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How wireless modules bring the Internet of Things to life

By Tony Milbourn,
Vice President Corporate Strategy
u-blox AG

Tony Milbourn is responsible for Strategy at u-blox AG.
u-blox is a Swiss supplier of location and communications modules and chips focused on industrial, automotive and consumer applications, particularly in the Internet of Things. Tony has 30 years’ experience in the mobile communications industry. He was a founder and for almost 20 years CEO of TTP Communications plc, a major licensing business in cellular protocol stacks, chips and application software, that IPO’d in London in 2000 and was acquired in 2006 by Motorola. He was also a founder of ip.access, the leading femtocell business, and more recently led the spin-out of a soft modem start-up, Cognovo, from ARM Holdings. u-blox acquired Cognovo in 2012, since then Tony has helped direct the growth of u-blox and set the agenda for the future of the business. He is interested in creating new opportunities at the point where communications and computing converge.

Dramatic growth in the Internet of Things (IoT) has been widely reported in recent times. While many media reports have focused on rather trivial consumer applications – the toothbrush connected to your smartphone being one example – those discussed here relate to the “Internet of Things that Really Matter”. In other words, the article highlights just a few examples of those applications that improve our lives through greater security, productivity or convenience, or a combination of these factors.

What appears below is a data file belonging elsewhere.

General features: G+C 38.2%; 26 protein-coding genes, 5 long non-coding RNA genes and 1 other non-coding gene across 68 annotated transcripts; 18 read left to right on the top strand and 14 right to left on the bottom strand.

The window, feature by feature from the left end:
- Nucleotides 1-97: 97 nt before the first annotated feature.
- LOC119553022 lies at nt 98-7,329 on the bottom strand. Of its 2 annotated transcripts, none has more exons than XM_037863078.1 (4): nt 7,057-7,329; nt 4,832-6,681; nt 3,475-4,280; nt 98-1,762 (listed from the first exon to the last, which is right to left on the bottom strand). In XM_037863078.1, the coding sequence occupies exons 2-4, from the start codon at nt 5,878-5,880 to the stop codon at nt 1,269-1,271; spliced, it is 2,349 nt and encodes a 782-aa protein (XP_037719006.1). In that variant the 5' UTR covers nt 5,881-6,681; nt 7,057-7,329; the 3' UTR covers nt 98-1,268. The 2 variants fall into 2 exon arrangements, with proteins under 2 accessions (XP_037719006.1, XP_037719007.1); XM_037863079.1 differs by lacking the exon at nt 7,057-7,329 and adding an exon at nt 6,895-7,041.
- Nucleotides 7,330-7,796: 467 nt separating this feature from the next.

Short range wireless connectivity is the enabling technology for the IoT

The IoT means different things to different people but there are common fundamental elements to most applications: one or more sensors, an application processor, a connection to the Internet - usually via one or more wireless protocols - and data analysis in computers in the cloud. In fact, one distinction between M2M and IoT is that IoT includes data analytics that may sometimes be based on data coming from different systems owned by different companies.

When the “things” are mobile, for example in a truck or car, there may also be a need to determine their location in using satellite global positioning (GNSS) receivers or, for greater accuracy, a combination of data from GNSS, cellular networks, Wi-Fi hotspots and perhaps even wheel tick sensors on the vehicle.